What your Instagram photos say about you, according to Harvard psychologists

Love sharing gym selfies? Chances are you’re a narcissist 

Sarah Young
Friday 06 October 2017 09:39 BST
(Getty Images/iStockphoto)

Your Instagram photos might reveal much more about you than what you had for breakfast or who your #mancrushmonday is, new research suggests.

Whether you like it or not, Instagram has become an integral part of our generation’s lives and, be it a picture of a cute puppy, your partner or a duck-faced selfie, what we post pictures of says a lot.

In fact, according to scientific and psychological analysis from Harvard psychologists, your images can reveal if you’re popular, conscientious or even depressed, Sheerluxe reports.

So, what do you social media posts say about you?

If you’re the kind of person that shares snaps of your other half then, far from being publicly affectionate, you could in fact be insecure about your relationship.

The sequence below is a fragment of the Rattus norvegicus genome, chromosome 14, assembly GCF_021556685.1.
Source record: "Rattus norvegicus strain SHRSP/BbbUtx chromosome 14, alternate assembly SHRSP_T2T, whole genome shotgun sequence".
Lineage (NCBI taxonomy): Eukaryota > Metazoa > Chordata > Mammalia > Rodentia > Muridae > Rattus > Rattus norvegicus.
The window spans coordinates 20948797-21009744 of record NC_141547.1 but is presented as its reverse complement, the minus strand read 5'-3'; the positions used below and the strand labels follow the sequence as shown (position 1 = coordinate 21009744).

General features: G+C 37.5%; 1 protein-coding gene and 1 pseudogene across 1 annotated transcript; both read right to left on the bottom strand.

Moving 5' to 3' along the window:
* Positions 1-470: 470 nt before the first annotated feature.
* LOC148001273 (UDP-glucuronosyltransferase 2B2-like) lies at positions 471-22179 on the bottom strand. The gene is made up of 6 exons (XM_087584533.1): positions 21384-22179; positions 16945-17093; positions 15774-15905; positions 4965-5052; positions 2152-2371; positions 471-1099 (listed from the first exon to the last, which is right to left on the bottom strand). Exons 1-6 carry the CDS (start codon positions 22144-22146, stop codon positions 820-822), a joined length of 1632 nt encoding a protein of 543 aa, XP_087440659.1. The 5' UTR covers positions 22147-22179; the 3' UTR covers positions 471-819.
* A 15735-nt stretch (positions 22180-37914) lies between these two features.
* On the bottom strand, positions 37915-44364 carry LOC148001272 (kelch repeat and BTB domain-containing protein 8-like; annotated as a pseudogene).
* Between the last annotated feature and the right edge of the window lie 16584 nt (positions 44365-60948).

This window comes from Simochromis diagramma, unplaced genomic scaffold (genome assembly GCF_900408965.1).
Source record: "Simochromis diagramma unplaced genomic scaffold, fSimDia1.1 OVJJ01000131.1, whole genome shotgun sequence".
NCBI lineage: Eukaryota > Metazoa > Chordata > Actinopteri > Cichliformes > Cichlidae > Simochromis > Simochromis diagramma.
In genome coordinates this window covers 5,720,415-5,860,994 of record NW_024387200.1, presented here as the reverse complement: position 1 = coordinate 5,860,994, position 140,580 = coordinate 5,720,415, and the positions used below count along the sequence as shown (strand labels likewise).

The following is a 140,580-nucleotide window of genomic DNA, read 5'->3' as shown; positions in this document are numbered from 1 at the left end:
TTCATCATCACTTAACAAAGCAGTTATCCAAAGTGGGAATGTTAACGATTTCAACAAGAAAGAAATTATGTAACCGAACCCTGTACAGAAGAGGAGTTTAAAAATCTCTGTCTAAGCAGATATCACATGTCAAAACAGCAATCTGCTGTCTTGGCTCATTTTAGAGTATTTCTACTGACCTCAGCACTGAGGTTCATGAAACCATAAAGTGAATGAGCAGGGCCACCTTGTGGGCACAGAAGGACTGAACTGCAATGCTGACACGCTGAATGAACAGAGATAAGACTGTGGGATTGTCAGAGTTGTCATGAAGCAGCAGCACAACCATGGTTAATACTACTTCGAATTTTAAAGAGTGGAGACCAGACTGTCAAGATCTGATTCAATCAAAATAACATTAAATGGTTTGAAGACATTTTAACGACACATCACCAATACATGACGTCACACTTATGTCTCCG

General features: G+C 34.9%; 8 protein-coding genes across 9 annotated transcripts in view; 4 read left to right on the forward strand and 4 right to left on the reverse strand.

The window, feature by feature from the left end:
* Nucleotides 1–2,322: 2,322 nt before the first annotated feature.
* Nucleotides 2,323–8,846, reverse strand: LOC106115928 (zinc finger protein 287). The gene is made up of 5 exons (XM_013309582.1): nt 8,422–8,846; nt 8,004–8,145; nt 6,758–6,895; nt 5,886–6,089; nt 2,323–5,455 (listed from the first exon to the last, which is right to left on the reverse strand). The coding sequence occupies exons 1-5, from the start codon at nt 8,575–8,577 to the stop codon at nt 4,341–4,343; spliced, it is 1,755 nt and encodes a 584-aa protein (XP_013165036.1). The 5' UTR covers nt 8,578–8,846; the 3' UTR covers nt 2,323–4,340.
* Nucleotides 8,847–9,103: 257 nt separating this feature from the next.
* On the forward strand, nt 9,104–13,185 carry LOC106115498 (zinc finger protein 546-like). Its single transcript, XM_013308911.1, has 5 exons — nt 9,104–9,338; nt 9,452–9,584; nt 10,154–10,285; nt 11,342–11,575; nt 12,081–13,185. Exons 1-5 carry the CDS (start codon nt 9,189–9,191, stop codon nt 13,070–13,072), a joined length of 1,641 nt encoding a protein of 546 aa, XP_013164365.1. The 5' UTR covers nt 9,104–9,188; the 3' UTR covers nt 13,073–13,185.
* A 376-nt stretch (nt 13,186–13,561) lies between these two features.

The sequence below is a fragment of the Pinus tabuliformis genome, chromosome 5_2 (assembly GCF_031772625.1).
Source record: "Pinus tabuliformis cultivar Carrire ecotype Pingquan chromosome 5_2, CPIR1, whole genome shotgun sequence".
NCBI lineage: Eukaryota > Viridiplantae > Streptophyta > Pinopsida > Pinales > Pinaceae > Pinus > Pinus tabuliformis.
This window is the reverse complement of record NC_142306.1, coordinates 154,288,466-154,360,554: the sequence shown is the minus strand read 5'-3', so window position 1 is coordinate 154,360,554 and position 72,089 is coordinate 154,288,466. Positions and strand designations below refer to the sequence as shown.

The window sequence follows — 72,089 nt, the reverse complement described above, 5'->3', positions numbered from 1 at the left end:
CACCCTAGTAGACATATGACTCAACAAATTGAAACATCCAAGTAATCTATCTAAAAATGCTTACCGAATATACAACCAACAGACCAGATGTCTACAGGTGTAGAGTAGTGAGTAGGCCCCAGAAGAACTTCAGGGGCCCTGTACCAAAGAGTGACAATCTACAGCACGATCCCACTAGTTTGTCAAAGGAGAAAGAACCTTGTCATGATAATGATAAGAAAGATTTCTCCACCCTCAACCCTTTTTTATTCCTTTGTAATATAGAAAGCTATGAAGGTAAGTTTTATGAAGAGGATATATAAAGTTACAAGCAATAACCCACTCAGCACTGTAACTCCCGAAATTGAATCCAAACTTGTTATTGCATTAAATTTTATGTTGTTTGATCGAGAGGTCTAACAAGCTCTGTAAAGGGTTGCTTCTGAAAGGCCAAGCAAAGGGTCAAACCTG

Relationship experts have suggested that people who post gushing images might be doing so to mask problems, while using captions like "my girl" or "bae" can also be signs of possessiveness.

Alternatively, if you post selfies in which you’re dressed to impress then you’re more likely to be self-disciplined and enjoy orderliness. Researchers also notes that these type of people are more likely to appear older than they actually are as they tend to post about more "mature activities."

Another type of photo that’s significantly telling is the #gymselfie. The study revealed that those who place great emphasis on fitness progress and physical appearance on social media are in fact narcissists.

Aside from the images themselves, experts also found that the type of filter used can be telling. It found that, while those who use warm filters like Valencia tend to be more popular than their peers, people who use Inkwell or black and white filters could be depressed.

Researchers at Harvard University recently had a higher success rate than doctors at diagnosing depression just by looking at patients’ Instagrams.

Depressed people in the study posted photos that were bluer, darker and greyer than their healthy peers.

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